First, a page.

36 Craven Street was not just home to Benjamin Franklin.  Anatomist William Hewson, also lived here and ran an anatomy school from the premises after his marriage to Polly, daughter of Franklin’s landlady in 1770.  During restoration, over 1200 bones, the gruesome by-products of his trade, were uncovered.  Children found out more about this darker side of Franklin’s London, in the knowledgeable hands of trained archaeologist and House Education Manager, Sally Brewer.


Franklin and his Craven Street Gazette
Monday 22 March, 1pm
Founding Director, Dr Márcia Balisciano explored the real and the fictional in Franklin's Craven Street Gazette, his charming tale of life at his London lodgings.

National Science & Engineering Week
Saturday 20 March, Drop in between 11am – 3pm
In honour of Franklin, the science innovator, visitors enjoyed a free open day, suitable for all ages. The 2010 theme was earth: children discovered Franklin’s studies of water and movement and explored the Midden of Mystery in the courtyard to uncover some of the secrets the earth has kept for centuries.
Science Logo

Lady Reid Lecture
Franklin in Portraiture
Wednesday 10 March, 6.30pm
During his long years in London, Franklin sat for many portraits including the famous likeness painted by David Martin in 1766, commissioned by Scottish merchant and Franklin friend, Robert Alexander.  The talk looked at what this portrait and others of the period 'said about Franklin and encompassed Franklin's connection to 18th century London art - including as a member of the Royal Society of Arts, Commerce and Manufacture - and artists like Benjamin West, who himself had ties to Pennsylvania.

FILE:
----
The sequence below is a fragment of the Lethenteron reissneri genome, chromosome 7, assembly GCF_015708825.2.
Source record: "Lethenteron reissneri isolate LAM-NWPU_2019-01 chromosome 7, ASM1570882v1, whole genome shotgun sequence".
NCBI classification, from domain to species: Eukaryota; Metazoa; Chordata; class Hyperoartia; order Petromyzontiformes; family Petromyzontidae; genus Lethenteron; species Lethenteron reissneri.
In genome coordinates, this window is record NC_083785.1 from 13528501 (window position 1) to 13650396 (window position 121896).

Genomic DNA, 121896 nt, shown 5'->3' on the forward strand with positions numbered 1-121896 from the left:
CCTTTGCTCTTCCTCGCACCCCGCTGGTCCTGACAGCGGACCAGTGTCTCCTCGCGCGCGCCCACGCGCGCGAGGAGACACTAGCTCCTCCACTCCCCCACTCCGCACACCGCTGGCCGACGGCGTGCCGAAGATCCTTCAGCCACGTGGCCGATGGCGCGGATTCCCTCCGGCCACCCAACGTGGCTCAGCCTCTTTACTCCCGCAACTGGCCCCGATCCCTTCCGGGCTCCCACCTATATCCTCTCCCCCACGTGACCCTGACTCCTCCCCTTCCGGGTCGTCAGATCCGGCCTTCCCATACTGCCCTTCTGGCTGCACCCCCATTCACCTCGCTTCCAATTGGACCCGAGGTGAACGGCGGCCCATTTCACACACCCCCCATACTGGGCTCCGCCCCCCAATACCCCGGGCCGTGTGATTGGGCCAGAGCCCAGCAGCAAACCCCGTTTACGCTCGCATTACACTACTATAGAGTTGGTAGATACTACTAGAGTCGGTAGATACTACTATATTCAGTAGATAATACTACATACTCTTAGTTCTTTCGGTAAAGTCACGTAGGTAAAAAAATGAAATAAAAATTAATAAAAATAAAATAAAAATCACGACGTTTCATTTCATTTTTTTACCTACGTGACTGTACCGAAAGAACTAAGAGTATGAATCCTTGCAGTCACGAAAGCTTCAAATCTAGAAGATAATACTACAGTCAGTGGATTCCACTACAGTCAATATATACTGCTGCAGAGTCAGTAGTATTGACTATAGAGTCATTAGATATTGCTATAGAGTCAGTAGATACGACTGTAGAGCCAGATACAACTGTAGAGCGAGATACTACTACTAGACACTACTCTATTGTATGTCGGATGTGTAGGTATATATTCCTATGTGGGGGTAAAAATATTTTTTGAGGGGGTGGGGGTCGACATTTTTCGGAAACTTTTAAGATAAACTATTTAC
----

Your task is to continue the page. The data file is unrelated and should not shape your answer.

English National Ballet Workshop – Polly’s Pasttimes
Tuesday 16 February 2010, 10.30am
A collaborative workshop with the English National Ballet to bring the social whirl of Georgian London to life: fashion, music and of course dance. 


Poor Richard's Almanack and How Franklin Perfected the Genre
Monday 25 January 2010, 1pm

Sally James, House Administrator, discussed how Franklin created a best seller by updating a tried and true literary form. Between 1733 and 1758 Franklin published ‘Poor Richard’s Almanack’ annually under the pseudonym Richard Saunders. The almanacks contained a blend of weather forecasts, proverbs, and astrological predictions.

Pre 2010 Events